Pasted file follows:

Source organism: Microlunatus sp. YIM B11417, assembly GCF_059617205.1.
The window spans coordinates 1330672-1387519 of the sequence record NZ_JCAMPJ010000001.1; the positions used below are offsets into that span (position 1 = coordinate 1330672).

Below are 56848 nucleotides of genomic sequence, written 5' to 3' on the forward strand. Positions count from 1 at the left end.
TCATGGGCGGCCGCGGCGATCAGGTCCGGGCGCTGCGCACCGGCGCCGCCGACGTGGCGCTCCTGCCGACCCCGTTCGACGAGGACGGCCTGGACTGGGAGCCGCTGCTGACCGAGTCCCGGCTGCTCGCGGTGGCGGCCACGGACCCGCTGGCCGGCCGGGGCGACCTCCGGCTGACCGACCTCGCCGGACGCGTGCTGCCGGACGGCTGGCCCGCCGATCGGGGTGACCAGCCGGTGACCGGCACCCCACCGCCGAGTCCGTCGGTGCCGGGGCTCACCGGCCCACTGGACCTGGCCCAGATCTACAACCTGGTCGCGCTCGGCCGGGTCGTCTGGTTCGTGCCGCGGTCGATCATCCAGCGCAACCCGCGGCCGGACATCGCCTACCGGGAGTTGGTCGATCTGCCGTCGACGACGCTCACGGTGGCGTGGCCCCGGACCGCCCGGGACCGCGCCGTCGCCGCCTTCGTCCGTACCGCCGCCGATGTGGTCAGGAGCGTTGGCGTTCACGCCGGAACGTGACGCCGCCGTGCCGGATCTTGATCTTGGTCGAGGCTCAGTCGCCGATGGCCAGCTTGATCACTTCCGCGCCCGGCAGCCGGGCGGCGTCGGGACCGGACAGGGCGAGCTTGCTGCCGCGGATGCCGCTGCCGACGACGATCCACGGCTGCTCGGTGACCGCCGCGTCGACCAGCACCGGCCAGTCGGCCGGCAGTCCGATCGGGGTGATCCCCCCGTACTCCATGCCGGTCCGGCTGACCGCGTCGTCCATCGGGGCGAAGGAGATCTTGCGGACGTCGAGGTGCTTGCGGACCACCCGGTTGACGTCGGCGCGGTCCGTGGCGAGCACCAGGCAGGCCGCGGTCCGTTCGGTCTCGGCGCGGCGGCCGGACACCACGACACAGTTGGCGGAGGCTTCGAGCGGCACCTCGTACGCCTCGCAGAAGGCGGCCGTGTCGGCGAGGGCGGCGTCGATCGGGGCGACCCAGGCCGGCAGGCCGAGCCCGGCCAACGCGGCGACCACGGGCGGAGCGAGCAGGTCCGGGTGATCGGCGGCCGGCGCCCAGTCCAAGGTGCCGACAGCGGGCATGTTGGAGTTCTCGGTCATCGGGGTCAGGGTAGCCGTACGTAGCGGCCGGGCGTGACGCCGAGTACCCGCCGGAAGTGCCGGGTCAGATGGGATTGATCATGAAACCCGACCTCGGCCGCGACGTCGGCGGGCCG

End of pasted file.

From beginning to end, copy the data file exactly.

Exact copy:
Source organism: Microlunatus sp. YIM B11417, assembly GCF_059617205.1.
The window spans coordinates 1330672-1387519 of the sequence record NZ_JCAMPJ010000001.1; the positions used below are offsets into that span (position 1 = coordinate 1330672).

Below are 56848 nucleotides of genomic sequence, written 5' to 3' on the forward strand. Positions count from 1 at the left end.
TCATGGGCGGCCGCGGCGATCAGGTCCGGGCGCTGCGCACCGGCGCCGCCGACGTGGCGCTCCTGCCGACCCCGTTCGACGAGGACGGCCTGGACTGGGAGCCGCTGCTGACCGAGTCCCGGCTGCTCGCGGTGGCGGCCACGGACCCGCTGGCCGGCCGGGGCGACCTCCGGCTGACCGACCTCGCCGGACGCGTGCTGCCGGACGGCTGGCCCGCCGATCGGGGTGACCAGCCGGTGACCGGCACCCCACCGCCGAGTCCGTCGGTGCCGGGGCTCACCGGCCCACTGGACCTGGCCCAGATCTACAACCTGGTCGCGCTCGGCCGGGTCGTCTGGTTCGTGCCGCGGTCGATCATCCAGCGCAACCCGCGGCCGGACATCGCCTACCGGGAGTTGGTCGATCTGCCGTCGACGACGCTCACGGTGGCGTGGCCCCGGACCGCCCGGGACCGCGCCGTCGCCGCCTTCGTCCGTACCGCCGCCGATGTGGTCAGGAGCGTTGGCGTTCACGCCGGAACGTGACGCCGCCGTGCCGGATCTTGATCTTGGTCGAGGCTCAGTCGCCGATGGCCAGCTTGATCACTTCCGCGCCCGGCAGCCGGGCGGCGTCGGGACCGGACAGGGCGAGCTTGCTGCCGCGGATGCCGCTGCCGACGACGATCCACGGCTGCTCGGTGACCGCCGCGTCGACCAGCACCGGCCAGTCGGCCGGCAGTCCGATCGGGGTGATCCCCCCGTACTCCATGCCGGTCCGGCTGACCGCGTCGTCCATCGGGGCGAAGGAGATCTTGCGGACGTCGAGGTGCTTGCGGACCACCCGGTTGACGTCGGCGCGGTCCGTGGCGAGCACCAGGCAGGCCGCGGTCCGTTCGGTCTCGGCGCGGCGGCCGGACACCACGACACAGTTGGCGGAGGCTTCGAGCGGCACCTCGTACGCCTCGCAGAAGGCGGCCGTGTCGGCGAGGGCGGCGTCGATCGGGGCGACCCAGGCCGGCAGGCCGAGCCCGGCCAACGCGGCGACCACGGGCGGAGCGAGCAGGTCCGGGTGATCGGCGGCCGGCGCCCAGTCCAAGGTGCCGACAGCGGGCATGTTGGAGTTCTCGGTCATCGGGGTCAGGGTAGCCGTACGTAGCGGCCGGGCGTGACGCCGAGTACCCGCCGGAAGTGCCGGGTCAGATGGGATTGATCATGAAACCCGACCTCGGCCGCGACGTCGGCGGGCCG